4.32      The three regional committees facilitate and coordinate regional natural resource management and are responsible for developing regional strategies. They do not have a regulatory role and therefore do not have enforcement powers.[202] The committees are appointed by the Government in accordance with selection criteria that aims to ensure a representative mix from the following stakeholder groups: community and conservation interests, the Aboriginal community, state and local government, industry and land managers.[203]

4.33      Tasmania has one priority region under the NAP - the Midlands Region - which falls in both the North and South NRM regions.


4.34      In Victoria, 10 regional Catchment Management Authorities (CMAs) deliver the NAP and the NHT at the regional level. The CMAs are body corporates established under the Catchment and Land Protection Act 1994. Members (up to 15) of authorities are appointed by the Victorian Minister for Environment and Conservation and comprise:

4.35      Prior to the introduction of the Catchment and Land Protection Act 1994 the 10 regional bodies were land protection boards.

4.36      Under the Catchment and Land Protection Act 1994, the CMAs are responsible for the development and implementation of regional catchment strategies and provide advice to State Government on both federal and state resource priorities in the region.

4.37      Under the Water Act 1989 the CMAs may also have responsibilities in relation to waterway management, floodplains, irrigation and regional drainage systems.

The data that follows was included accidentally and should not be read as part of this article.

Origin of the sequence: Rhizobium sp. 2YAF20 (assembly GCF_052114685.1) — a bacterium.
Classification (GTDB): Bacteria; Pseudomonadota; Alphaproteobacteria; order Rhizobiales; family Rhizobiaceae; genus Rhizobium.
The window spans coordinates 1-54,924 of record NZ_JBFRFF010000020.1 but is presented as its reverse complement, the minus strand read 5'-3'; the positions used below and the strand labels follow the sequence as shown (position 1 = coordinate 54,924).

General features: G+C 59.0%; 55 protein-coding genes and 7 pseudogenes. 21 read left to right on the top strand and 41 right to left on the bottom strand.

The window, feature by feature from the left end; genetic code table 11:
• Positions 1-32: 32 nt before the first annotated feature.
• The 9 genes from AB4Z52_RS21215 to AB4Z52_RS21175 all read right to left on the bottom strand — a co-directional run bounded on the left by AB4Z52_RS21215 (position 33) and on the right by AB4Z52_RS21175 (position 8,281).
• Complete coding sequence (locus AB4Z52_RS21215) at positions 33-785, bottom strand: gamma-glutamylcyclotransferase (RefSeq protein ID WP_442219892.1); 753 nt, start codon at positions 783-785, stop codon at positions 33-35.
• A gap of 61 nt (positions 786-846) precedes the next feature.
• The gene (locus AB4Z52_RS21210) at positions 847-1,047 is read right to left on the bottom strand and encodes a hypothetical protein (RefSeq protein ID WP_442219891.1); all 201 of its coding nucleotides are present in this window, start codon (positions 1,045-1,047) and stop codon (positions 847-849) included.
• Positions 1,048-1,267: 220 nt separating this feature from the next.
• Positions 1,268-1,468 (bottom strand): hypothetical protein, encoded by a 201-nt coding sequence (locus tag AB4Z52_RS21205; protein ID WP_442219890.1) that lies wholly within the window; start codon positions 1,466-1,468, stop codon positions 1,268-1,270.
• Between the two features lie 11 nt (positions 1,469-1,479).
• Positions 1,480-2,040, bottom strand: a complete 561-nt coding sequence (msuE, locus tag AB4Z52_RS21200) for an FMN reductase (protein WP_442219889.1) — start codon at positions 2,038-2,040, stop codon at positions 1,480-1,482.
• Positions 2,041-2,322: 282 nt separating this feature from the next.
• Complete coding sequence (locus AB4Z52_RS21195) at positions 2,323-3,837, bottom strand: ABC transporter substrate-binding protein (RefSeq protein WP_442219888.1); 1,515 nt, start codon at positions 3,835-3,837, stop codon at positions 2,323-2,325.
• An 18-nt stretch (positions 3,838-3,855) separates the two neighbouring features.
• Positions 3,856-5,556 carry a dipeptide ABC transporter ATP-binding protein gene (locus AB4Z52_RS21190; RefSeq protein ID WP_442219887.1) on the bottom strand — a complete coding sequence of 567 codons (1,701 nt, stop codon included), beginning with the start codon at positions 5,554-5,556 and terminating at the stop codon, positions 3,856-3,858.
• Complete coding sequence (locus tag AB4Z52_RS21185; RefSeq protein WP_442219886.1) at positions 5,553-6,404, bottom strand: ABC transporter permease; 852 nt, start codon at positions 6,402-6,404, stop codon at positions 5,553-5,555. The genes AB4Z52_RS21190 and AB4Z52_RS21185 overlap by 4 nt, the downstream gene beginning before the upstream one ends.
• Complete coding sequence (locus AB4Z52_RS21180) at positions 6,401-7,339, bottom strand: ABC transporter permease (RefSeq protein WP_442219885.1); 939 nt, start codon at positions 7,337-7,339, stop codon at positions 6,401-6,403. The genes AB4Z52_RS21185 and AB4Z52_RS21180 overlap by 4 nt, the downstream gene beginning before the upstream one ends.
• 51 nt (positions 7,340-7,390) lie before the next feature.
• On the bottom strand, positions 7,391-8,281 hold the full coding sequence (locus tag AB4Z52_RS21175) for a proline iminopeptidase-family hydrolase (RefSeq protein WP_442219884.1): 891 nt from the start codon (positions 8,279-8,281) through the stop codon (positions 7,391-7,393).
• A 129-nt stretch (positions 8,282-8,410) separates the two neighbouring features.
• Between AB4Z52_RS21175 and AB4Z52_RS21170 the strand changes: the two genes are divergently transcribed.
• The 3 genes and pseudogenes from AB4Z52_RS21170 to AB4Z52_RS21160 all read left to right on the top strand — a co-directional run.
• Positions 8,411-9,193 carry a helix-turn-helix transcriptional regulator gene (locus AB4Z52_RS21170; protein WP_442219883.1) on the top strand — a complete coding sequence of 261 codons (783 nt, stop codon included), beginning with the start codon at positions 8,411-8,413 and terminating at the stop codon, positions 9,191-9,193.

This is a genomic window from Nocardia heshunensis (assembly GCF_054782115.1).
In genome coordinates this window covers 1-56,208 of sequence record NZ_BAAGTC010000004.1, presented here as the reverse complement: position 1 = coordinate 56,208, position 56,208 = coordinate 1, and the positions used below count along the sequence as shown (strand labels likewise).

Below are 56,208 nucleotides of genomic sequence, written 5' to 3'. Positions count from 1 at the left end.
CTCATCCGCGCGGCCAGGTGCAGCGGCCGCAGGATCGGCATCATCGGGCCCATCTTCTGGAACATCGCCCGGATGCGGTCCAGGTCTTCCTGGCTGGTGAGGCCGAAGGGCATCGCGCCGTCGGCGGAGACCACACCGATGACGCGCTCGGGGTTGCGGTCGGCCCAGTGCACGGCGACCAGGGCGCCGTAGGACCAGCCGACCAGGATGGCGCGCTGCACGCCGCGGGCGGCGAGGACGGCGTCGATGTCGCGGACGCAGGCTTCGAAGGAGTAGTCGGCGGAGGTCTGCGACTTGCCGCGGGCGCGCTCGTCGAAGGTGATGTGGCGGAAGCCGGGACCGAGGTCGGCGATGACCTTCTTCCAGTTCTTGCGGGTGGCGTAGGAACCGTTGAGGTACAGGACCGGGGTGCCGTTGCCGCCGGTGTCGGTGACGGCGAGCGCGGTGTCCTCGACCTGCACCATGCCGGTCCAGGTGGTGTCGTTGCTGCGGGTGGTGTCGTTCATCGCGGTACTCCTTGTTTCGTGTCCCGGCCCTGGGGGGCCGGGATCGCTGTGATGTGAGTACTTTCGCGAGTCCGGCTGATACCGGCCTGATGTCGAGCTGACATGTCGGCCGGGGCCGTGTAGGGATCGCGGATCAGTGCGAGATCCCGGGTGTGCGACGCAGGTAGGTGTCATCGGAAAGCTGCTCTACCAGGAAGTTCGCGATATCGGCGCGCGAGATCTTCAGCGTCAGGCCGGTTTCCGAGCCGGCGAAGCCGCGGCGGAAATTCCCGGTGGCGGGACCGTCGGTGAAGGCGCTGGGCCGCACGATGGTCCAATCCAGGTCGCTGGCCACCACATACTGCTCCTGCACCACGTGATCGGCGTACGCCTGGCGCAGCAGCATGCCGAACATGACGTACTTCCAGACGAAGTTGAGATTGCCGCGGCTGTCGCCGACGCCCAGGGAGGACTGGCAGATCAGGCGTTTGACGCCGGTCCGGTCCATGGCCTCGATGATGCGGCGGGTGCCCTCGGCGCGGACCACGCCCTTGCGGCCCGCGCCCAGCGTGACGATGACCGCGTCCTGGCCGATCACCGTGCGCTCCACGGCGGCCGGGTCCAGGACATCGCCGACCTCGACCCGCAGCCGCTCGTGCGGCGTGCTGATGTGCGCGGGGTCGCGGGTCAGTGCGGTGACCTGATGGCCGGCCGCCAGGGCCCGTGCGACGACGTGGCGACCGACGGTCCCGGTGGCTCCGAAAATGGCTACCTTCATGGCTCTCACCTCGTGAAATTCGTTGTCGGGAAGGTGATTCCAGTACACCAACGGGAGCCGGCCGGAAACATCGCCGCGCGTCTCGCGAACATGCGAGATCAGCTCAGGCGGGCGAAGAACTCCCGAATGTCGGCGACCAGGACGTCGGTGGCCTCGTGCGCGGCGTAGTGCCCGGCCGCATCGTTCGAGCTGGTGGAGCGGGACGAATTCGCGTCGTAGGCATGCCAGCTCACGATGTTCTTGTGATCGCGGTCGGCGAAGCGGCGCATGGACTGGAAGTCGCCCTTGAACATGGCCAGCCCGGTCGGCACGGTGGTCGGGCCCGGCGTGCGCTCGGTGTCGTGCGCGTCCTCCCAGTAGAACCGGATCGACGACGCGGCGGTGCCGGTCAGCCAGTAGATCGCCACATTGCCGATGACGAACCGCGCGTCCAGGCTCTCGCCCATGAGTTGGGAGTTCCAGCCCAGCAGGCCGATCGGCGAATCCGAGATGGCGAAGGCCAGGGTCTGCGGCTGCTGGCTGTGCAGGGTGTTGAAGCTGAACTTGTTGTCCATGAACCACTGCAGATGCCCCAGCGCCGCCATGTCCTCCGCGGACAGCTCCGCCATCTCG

4.38      The NHT is delivered through all 10 regions and the NAP is delivered by the CMAs covering four priority regions.


4.39      In Queensland there are 15 NRM regions and 14 regional bodies. The regional bodies were established in 2003 and each body is responsible for developing and implementing a regional NRM plan. The NAP is delivered through the regional bodies covering four priority regions.

4.40      There is no legislative basis for the support of regional bodies in Queensland. Regional Bodies are, in the main, incorporated entities and not catchment management authorities.

Western Australia

4.41      There are six NRM regions in Western Australia and six corresponding regional bodies. The regional bodies are responsible for developing and implementing (accredited) regional plans.

4.42      Western Australia has four priority NAP regions and a fifth priority NAP region (the Ord) that overlaps with the Northern Territory.

4.43      Regional bodies in WA are not founded on any legislative basis. The regional bodies are incorporated entities but not catchment management authorities. The bodies are based on existing advisory committees following the identification of priority regions under the National Action Plan.

4.44      Management committee/board membership of the six regional bodies is set out in each organisation's constitution. Membership varies across the six organisations, however, all constitutions state that members must demonstrate a connection to, and live in, the region. Membership of each governing body is a mix of state government and community members, with community members including local government, Indigenous, natural resource and land management interests.[204]

4.45      It should be noted that a state-wide review of delivery and management of NRM in Western Australia, including the governance arrangements and status of regional bodies, has commenced.

Northern Territory

4.46      The Landcare Council of the NT (LCNT) was appointed as the regional body for the NT Region (the entire NT is one region) under the NHT Bilateral Agreement, which was signed in June 2003. In December 2003 the LCNT took on the additional role as regional body for the delivery of the NAP.

4.47      There is no legislative basis for the support of the regional body in the Northern Territory.